3) And how exactly do you manage to ever get time to do anything other than running the (2) business(es), training clients and training yourself? Do you have any timesaving secrets?
I wake up, the first thing I do is go through the work that my online clients have submitted. Any adjustments to weights, load, volume are made and then messages sent out to them if they need it. Then it’s onto emails. Usually, I’ll try to clear my inbox before I leave the house so that I can tackle any issues that need to be done by the time I get down to the gym. My training load has massively decreased because my priorities have changed. The truth is, to run two businesses is quite demanding time-wise and sacrifices have to be made. In the past I’ve sacrificed the wrong things in my life, time with my girlfriend, eating properly, sleeping, and I realised that at the end of the day these things are the things that keep me going. They’re the reason why. My training, that’s taken a back seat because I do like getting stronger however ultimately I just want to look good, feel good, and not die early. I’m not going to be looking back when I’m 80 years old regretting that I never snatched 120kg.

4) How does FFF help you to find extra time?
I stopped Fresh Fitness Food for a couple of weeks a few weeks back and ended up just spending more money on Deliveroo. Healthy-ish food but still ended up spending more money. The truth is, when I’ve had a long day I don’t really want to spend the little time I have cooking and stressing about getting food in for the next day. Because Fresh fitness food is, as it says on the tin, fresh, I’m still getting quality food in. With my PT and remote clients I always say, can you do this cheaper by prepping your own food – Yes. Do you have the time to do it? Will you stick to doing it? Are you going to be creative enough for you to enjoy your food? Because if any of those answers are no, Fresh Fitness Food is a better alternative for your health and your wallet.

5) How valuable do you think good nutrition is in ensuring you stay on top of the game?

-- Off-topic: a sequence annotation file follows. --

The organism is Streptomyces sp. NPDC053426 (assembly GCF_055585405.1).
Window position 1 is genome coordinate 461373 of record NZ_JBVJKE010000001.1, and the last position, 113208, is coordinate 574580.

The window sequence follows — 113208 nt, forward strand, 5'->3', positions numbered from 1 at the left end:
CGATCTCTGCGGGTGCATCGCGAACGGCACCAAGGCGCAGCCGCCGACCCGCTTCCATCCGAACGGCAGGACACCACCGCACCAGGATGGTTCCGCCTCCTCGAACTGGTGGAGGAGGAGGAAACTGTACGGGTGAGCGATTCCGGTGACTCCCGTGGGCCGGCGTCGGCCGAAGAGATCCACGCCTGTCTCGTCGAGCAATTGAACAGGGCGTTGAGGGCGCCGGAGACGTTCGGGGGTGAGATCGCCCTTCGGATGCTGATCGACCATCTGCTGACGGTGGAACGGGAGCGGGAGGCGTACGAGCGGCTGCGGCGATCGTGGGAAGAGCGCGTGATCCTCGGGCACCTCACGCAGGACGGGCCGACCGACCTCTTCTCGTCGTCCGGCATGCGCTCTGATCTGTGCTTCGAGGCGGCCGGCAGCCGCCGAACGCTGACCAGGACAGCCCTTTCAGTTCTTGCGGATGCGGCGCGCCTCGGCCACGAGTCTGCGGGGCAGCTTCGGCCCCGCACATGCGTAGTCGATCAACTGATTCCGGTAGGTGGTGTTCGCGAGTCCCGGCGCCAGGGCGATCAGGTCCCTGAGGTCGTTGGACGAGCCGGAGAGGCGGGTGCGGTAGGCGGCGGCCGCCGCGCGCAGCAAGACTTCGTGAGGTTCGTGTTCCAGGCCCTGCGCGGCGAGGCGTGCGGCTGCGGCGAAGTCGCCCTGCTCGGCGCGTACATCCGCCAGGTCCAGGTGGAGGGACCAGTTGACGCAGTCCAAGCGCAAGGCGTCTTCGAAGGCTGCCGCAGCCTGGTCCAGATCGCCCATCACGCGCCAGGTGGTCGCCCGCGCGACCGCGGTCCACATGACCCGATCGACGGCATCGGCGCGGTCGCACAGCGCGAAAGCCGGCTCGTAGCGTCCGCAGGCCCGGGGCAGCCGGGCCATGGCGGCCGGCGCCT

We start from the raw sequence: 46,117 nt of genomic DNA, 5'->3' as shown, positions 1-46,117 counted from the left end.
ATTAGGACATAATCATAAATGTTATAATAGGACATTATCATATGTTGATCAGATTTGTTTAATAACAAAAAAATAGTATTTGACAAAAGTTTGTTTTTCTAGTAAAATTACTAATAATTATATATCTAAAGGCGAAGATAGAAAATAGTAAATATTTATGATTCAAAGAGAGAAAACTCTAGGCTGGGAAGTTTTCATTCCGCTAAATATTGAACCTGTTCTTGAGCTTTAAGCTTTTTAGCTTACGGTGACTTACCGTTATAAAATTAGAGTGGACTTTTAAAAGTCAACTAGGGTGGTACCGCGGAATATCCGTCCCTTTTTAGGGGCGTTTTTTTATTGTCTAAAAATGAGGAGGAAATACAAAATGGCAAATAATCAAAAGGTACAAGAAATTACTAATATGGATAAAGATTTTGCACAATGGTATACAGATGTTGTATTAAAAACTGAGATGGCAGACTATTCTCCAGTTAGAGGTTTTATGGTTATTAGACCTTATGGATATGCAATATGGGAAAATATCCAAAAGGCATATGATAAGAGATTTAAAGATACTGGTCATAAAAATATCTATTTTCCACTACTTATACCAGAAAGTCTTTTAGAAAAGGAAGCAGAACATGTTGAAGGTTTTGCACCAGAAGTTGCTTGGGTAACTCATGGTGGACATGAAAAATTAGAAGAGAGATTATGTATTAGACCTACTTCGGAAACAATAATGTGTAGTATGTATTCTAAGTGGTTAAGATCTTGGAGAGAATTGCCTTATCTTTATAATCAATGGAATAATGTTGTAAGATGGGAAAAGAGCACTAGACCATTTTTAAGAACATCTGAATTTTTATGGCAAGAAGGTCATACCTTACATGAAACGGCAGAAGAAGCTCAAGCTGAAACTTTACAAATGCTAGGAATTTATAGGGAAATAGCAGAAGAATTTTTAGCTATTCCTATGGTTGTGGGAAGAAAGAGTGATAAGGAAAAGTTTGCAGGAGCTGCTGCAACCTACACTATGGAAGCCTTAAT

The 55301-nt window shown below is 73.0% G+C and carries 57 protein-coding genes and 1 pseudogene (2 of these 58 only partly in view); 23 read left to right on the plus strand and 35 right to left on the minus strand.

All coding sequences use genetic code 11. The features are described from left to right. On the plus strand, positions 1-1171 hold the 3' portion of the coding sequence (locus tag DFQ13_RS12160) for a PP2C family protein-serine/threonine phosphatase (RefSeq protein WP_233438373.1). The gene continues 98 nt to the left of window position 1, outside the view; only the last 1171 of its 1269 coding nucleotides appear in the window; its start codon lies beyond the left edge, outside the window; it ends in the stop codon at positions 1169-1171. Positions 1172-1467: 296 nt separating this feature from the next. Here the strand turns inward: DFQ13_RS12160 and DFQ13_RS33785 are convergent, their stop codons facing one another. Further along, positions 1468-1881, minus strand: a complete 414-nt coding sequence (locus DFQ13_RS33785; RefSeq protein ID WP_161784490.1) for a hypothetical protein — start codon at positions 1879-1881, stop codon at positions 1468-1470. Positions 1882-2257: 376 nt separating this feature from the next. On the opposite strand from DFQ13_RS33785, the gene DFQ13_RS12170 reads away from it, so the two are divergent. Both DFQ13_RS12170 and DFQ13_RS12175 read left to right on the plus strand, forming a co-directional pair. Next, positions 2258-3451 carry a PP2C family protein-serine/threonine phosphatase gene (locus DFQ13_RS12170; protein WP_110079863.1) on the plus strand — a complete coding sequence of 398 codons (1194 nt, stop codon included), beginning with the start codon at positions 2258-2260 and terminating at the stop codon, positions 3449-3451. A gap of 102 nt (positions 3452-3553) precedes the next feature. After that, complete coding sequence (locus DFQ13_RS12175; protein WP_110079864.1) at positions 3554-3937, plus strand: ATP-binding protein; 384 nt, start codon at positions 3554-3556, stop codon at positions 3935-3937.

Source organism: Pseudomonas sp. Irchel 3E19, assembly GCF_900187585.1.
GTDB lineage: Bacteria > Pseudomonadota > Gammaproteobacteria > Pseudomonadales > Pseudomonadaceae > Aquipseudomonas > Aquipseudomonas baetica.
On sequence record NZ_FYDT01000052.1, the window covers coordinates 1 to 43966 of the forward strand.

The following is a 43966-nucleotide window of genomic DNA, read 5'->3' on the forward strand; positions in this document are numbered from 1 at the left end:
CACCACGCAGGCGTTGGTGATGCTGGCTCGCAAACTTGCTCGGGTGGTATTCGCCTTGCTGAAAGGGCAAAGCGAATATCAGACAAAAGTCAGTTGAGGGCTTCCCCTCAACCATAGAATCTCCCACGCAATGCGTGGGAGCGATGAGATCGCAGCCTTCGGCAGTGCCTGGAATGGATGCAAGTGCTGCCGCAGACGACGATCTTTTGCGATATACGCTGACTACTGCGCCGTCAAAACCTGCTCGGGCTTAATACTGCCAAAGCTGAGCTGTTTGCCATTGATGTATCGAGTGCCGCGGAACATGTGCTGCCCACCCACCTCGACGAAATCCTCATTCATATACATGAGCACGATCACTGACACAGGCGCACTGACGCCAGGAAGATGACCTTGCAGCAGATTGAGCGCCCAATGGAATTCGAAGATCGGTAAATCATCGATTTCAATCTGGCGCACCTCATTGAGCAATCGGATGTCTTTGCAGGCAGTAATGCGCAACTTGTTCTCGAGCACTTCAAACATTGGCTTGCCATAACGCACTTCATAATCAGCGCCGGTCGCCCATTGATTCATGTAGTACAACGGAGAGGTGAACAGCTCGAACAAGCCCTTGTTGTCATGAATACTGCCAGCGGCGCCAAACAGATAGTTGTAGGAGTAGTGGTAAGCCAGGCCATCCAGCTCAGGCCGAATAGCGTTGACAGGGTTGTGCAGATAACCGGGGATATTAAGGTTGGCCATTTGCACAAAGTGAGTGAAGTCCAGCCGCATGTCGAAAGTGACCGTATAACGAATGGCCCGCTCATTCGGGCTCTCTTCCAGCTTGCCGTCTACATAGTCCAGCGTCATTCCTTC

My belief is that food and sleep are the foundation of almost all training programmes and you can train as hard as you want, you can get 40,000 steps in a day and if what you’re putting in your body is too calorie dense, or not enough, depending on your goal, you’re going to struggle. There is so much information out there about what the best diet is to do this and that, at the end of the day, a balanced approach to nutrition is always going to be your best option. If you’re finding that you’re going towards an extreme form of eating be it Keto, paleo, vegan, no grains, whatever it might be you probably are just cutting out the crap food in your diet which is why it works for you. People want to put labels on things and be part of something (I’m Vegan, I’m Keto). My opinion, and we’re each entitled to our own, is unless you have a medical intolerance/allergy, you shouldn’t really be cutting out anything. Big plates of veggies and focus on getting sources of protein in and you’ll be fine.

6) What are your goals for 2019?
Good Question. Haven’t thought too much about this. I’d like to grow the membership base to 400 dedicated members at Crossfit London. We’re starting to iron out all the creases of a new space. I have big plans for my remote training business and may go down the path of mentorship but it all comes down to how much time I have. No point putting 5% of myself into something.
Check out Mikes Instagram here!